Slave Lake’s newest doctor (of theology)

Joe McWilliams
Lakeside Leader

It’s quite possible there are several historical firsts involved in the recent ‘capping’ of Pastor Blessing Shambare of St. Peter’s Ecumenical Church in Slave Lake. There’s no way of knowing it for sure, but we’ll go out on a limb and say he’s the first pastor in the history of Slave Lake to have a PhD from the University of Pretoria.

Also highly likely is that he was the first graduate in theology from that institution to attend his graduation ceremony with his arm in a cast.

“I broke it cross-country skiing,” says Pastor Blessing (who is now also ‘Reverend Doctor’ Blessing). “The first time I had tried it.”

That was a couple of months ago, in Lesser Slave Lake Provincial Park.

Another highly likely first: a doctoral thesis on Bible-based transformation of Zimbabwean society proofread by a Slave Lake newspaper reporter. But that’s another story.

Shambare has been pastor of St. Pete’s for about the past 18 months. From 2013 to 2017 he worked on his thesis, submitting it late last year. On April 20 of this year he and four other theology doctoral graduates participated in the ceremony at the university. He describes it as refreshing and a big relief.

“The journey took me so long,” he says. “Studying and reading; I was frustrated along the way sometimes.”

A big part of the challenge in formulating the thesis, he says, was in making it relevant to contemporary circumstances. Its relevance to Zimbabwe and perhaps greater Africa is fairly obvious; but how about Slave Lake Alberta?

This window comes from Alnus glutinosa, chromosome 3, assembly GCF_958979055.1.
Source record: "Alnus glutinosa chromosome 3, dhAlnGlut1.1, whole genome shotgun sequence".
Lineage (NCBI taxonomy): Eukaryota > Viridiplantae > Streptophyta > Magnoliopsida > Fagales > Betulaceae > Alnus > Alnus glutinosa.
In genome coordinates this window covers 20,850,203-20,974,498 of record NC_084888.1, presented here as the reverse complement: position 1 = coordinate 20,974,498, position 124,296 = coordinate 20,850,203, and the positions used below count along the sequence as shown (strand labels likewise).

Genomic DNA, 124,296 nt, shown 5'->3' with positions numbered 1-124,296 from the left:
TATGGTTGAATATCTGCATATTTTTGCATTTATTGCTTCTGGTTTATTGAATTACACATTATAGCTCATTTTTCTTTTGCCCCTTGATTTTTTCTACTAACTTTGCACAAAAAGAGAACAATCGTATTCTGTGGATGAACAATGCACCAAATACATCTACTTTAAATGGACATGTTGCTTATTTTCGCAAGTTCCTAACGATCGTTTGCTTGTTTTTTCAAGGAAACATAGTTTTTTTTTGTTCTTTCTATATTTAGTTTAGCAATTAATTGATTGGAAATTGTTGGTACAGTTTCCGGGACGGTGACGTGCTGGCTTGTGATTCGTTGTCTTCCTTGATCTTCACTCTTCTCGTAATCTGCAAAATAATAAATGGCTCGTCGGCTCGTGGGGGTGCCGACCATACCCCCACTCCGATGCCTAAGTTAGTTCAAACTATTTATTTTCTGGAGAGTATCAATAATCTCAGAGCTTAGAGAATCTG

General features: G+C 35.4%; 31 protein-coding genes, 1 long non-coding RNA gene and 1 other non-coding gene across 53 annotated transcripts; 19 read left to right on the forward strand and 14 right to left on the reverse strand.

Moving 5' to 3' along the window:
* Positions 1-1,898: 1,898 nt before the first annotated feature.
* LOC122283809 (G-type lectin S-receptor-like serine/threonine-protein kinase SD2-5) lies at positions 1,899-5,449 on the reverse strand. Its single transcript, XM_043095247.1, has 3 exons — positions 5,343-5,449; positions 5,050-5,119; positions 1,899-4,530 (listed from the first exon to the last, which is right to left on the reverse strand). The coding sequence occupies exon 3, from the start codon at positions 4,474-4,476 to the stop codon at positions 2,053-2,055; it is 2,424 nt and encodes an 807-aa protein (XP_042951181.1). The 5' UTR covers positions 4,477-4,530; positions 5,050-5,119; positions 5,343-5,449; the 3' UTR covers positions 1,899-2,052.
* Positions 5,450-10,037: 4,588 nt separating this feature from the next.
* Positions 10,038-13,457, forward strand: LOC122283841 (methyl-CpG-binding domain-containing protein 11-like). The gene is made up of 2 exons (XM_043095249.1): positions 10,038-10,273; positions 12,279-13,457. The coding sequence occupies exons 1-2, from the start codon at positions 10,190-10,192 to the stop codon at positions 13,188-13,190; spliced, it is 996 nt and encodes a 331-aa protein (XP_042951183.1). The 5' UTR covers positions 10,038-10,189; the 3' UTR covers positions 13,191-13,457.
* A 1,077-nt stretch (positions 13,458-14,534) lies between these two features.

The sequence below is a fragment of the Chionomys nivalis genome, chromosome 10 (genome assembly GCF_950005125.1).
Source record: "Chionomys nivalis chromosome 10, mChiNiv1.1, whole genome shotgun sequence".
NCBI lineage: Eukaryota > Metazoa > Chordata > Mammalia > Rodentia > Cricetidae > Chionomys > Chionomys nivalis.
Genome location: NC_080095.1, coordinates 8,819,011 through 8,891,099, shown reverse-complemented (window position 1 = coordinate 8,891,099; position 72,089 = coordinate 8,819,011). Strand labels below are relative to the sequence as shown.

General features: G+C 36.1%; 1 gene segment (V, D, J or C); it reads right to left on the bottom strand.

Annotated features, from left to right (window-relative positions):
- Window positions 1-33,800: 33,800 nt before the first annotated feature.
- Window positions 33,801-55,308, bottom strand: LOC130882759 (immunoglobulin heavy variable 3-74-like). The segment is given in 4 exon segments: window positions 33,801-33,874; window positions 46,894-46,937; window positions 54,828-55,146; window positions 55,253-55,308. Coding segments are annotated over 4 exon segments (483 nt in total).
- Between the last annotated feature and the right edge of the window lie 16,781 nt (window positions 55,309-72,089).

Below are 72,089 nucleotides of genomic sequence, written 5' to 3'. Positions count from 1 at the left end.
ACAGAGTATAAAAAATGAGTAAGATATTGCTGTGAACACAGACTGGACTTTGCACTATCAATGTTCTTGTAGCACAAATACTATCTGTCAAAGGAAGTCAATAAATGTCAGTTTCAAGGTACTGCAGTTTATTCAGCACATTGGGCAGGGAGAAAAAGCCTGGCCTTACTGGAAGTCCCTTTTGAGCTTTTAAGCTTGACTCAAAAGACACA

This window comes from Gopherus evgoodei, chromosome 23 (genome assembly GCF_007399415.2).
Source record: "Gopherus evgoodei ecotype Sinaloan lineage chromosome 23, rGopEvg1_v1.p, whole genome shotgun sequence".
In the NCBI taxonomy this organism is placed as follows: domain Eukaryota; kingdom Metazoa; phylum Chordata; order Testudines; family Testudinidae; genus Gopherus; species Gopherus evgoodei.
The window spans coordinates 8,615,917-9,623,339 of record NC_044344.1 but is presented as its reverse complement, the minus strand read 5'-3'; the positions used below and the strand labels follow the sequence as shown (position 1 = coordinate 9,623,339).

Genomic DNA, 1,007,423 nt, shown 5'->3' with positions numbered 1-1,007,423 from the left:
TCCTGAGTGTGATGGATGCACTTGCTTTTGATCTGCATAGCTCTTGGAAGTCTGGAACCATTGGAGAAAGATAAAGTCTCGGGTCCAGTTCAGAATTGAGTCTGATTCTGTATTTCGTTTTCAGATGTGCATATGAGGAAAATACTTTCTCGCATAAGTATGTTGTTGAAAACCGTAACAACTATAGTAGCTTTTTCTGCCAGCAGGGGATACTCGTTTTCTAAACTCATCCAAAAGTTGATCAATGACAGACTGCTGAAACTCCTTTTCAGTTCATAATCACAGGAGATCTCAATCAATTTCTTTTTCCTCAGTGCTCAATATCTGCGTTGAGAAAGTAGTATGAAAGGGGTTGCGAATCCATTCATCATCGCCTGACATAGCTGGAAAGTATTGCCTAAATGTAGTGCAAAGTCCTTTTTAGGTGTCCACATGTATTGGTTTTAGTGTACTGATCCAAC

“I think it’s relevant globally,” he says. “Every society eagerly looks for an element of transformation, and the church has a role to play in that.”

But what is ‘the church,’ exactly?

“It is a living organism,” Shambare says. “Which exists as the body of Christ. You belong whether you are part of it or not.”

Getting back to the doctoral degree, Shambare says not a lot will change – at least for the time being – in his circumstances because of it, but it does make a personal difference.

“The quality of who I am changes,” he says. “It’s a process of transformation of me. I earned it.”

While in Africa, Shambare took the time to visit his mother and grandmother back home in Zimbabwe. They were “so excited to see me,” he says, and the visit “was a good experience.”

As for the country itself, whose social and economic difficulties crop up often in his doctoral theses, Shambare says there is a sense of new hope and an obvious change in freedom of expression. Elections are coming this year and people feel quite free to express themselves politically, “which was not the case before.”

“But economically it is still struggling,” he says.

Reverend Doctor Blessing Shambare

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